The Internet is also changing existing marketing strategies. The US Media Consulting 2014 Report on Latin American Media Market shows that 80 percent of consumers search the Internet before making a purchase, with the share of people buying vehicles that check online first in Brazil standing at 95 percent and in Colombia at 90 percent.

The three most credible social media platforms are Facebook, Google and YouTube, with the Facebook being the outright leader. It is sufficient to say that Brazil is the globally second largest country with registered Facebook accounts. Latin Americans are far ahead of European and U.S. residents in the time they spend on social media, i.e. 10.3 hours per month against 7.1 and 5.5 hours respectively.

LAC appears to take the lead globally in presidential blogging, which has gained enormous social and political significance.

LAC appears to take the lead globally in presidential blogging, which has gained enormous social and political significance. Political journalism widely employs the terms cyber-politics and politics 2.0, with the LAC barely lagging behind other regions. Most state leaders run their own accounts in popular social media, the pioneering role belonging to the late Hugo Chavez of Venezuela, who was the first Latin American leader to gather one million Twitter subscribers. The current champion is Mexican President Henrique Pena Nieto (blog @EPN) with 4.2 million subscribers on Facebook and 3.9 million on Twitter. The top four also includes the Presidents of Argentina (@CFKArgentina), Colombia (@JuanManSantos) and Brazil (@DilmaBR).

Interestingly, Latin Americans seem to perceive the global web in their own creative manner. While most of the world describes the Internet aficionados by the English word user, the Spanish language has developed neologism elinternauto that comes from astronaut, highlighting the travelling side of the web activities.

Governmental Internet in Latin America

The current champion is Mexican President
Henrique Pena Nieto with 4.2 million subscribers
on Facebook and 3.9 million on 3,9 млн в Twitter


Latin America seems to present a risky but also promising proving ground for high-tech investment. Its Internet future is obviously bright, although external actors may be set to reap the reward if self-development is not given top priority.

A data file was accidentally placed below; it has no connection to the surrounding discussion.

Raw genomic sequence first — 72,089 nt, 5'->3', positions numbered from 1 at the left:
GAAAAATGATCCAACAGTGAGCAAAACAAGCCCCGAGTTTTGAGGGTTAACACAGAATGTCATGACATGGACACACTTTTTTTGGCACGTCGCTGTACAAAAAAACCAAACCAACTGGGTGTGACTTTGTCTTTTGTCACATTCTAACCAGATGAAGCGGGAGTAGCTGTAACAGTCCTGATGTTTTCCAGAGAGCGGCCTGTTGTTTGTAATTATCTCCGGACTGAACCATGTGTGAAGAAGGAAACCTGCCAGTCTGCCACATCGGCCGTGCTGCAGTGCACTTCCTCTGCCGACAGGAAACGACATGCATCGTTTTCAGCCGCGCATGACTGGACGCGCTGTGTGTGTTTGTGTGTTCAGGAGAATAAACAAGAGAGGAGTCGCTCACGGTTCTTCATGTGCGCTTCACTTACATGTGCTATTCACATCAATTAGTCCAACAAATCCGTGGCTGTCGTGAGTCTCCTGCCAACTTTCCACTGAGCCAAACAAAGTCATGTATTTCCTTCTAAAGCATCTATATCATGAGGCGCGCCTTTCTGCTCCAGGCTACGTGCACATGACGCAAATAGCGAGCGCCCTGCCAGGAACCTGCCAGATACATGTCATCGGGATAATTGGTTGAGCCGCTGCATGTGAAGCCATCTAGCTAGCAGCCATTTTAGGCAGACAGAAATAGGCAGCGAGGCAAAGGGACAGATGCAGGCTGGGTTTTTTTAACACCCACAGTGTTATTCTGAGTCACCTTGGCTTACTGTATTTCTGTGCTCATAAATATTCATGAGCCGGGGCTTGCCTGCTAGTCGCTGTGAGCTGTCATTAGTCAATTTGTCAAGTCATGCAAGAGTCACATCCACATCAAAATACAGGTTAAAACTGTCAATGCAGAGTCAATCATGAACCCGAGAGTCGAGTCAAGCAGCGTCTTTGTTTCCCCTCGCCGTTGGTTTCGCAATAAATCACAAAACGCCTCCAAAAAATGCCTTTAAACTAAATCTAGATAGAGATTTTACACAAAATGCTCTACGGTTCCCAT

State-run websites and portals in Latin America are quite popular and, according to comScore, are regularly visited by about one third of users (61.2 million), with the obvious lead taken by Brazil (34.7 million), which is far ahead of Mexico (7 million), Argentina (5.6 million) and Venezuela (4.4 million). Many regimes are keen on advancing electronic government with some clear successes. In 2014, the UN biennial electronic government rating showed Uruguay in the top trio for civil society participation after Holland and South Korea. The top ten also lists Chile, which came eighth. At the same time, a much more important technology criterion – the Electronic Government Index – gives the 26th position to Uruguay, which is trailed by Chile (33rd), Argentina (46th), Colombia (50th), Brazil (57th) and Mexico (63rd). The Uruguayan electronic government system provides for the online processing 70 percent of documents and applications, while the authorities plan to reach 100 percent in two years.

The Latin American experience of regional cooperation in the electronic servicing area also seems quite beneficial. In 2003, the Network of e-Government Leaders of Latin America and the Caribbean or GEALC was set up under OAS auspices with funding from the Inter-American Development Bank. The system is mainly used for research, coordination and consulting, but also for sharing practices and promoting innovative solutions within the e-government framework. Electronic interaction between the government and society in Latin America is really high on the agenda, as can be seen from the 1st Forum of Digital Strategies of Ibero-America, whose final declaration underlined that the sides were ready "to strengthen regional cooperation in the electronic government technologies as a tool for social and economic development".

***

Latin America is currently moving toward becoming a full-fledged information society, and faces the challenges common to any transition. On the one hand, the virtual space is advancing dynamically and there is a steady rise in the numbers of users, while on the other, its infrastructural component is undeniably poor. To this end, Latin America seems to present a risky but also promising proving ground for high-tech investment. Its Internet future is obviously bright, although external actors may be set to reap the reward if self-development is not given top priority.